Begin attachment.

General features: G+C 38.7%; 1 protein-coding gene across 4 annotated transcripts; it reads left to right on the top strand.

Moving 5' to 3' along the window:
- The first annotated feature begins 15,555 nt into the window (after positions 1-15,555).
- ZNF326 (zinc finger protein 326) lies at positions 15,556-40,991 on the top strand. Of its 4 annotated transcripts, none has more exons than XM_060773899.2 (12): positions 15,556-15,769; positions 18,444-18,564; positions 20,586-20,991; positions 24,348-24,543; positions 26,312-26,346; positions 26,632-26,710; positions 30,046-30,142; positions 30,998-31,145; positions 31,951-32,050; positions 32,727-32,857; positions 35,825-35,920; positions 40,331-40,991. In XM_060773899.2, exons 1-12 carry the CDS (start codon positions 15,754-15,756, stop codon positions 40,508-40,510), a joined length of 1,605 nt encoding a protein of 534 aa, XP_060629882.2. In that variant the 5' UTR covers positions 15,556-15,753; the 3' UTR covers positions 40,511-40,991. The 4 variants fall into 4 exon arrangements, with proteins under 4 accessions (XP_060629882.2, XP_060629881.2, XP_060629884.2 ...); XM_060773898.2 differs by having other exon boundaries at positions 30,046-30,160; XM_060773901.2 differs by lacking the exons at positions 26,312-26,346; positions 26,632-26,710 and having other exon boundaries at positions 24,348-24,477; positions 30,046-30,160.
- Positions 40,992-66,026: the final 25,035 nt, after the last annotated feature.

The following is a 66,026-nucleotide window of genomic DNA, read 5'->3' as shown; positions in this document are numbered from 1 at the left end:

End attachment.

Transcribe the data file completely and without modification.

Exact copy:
General features: G+C 38.7%; 1 protein-coding gene across 4 annotated transcripts; it reads left to right on the top strand.

Moving 5' to 3' along the window:
- The first annotated feature begins 15,555 nt into the window (after positions 1-15,555).
- ZNF326 (zinc finger protein 326) lies at positions 15,556-40,991 on the top strand. Of its 4 annotated transcripts, none has more exons than XM_060773899.2 (12): positions 15,556-15,769; positions 18,444-18,564; positions 20,586-20,991; positions 24,348-24,543; positions 26,312-26,346; positions 26,632-26,710; positions 30,046-30,142; positions 30,998-31,145; positions 31,951-32,050; positions 32,727-32,857; positions 35,825-35,920; positions 40,331-40,991. In XM_060773899.2, exons 1-12 carry the CDS (start codon positions 15,754-15,756, stop codon positions 40,508-40,510), a joined length of 1,605 nt encoding a protein of 534 aa, XP_060629882.2. In that variant the 5' UTR covers positions 15,556-15,753; the 3' UTR covers positions 40,511-40,991. The 4 variants fall into 4 exon arrangements, with proteins under 4 accessions (XP_060629882.2, XP_060629881.2, XP_060629884.2 ...); XM_060773898.2 differs by having other exon boundaries at positions 30,046-30,160; XM_060773901.2 differs by lacking the exons at positions 26,312-26,346; positions 26,632-26,710 and having other exon boundaries at positions 24,348-24,477; positions 30,046-30,160.
- Positions 40,992-66,026: the final 25,035 nt, after the last annotated feature.

The following is a 66,026-nucleotide window of genomic DNA, read 5'->3' as shown; positions in this document are numbered from 1 at the left end: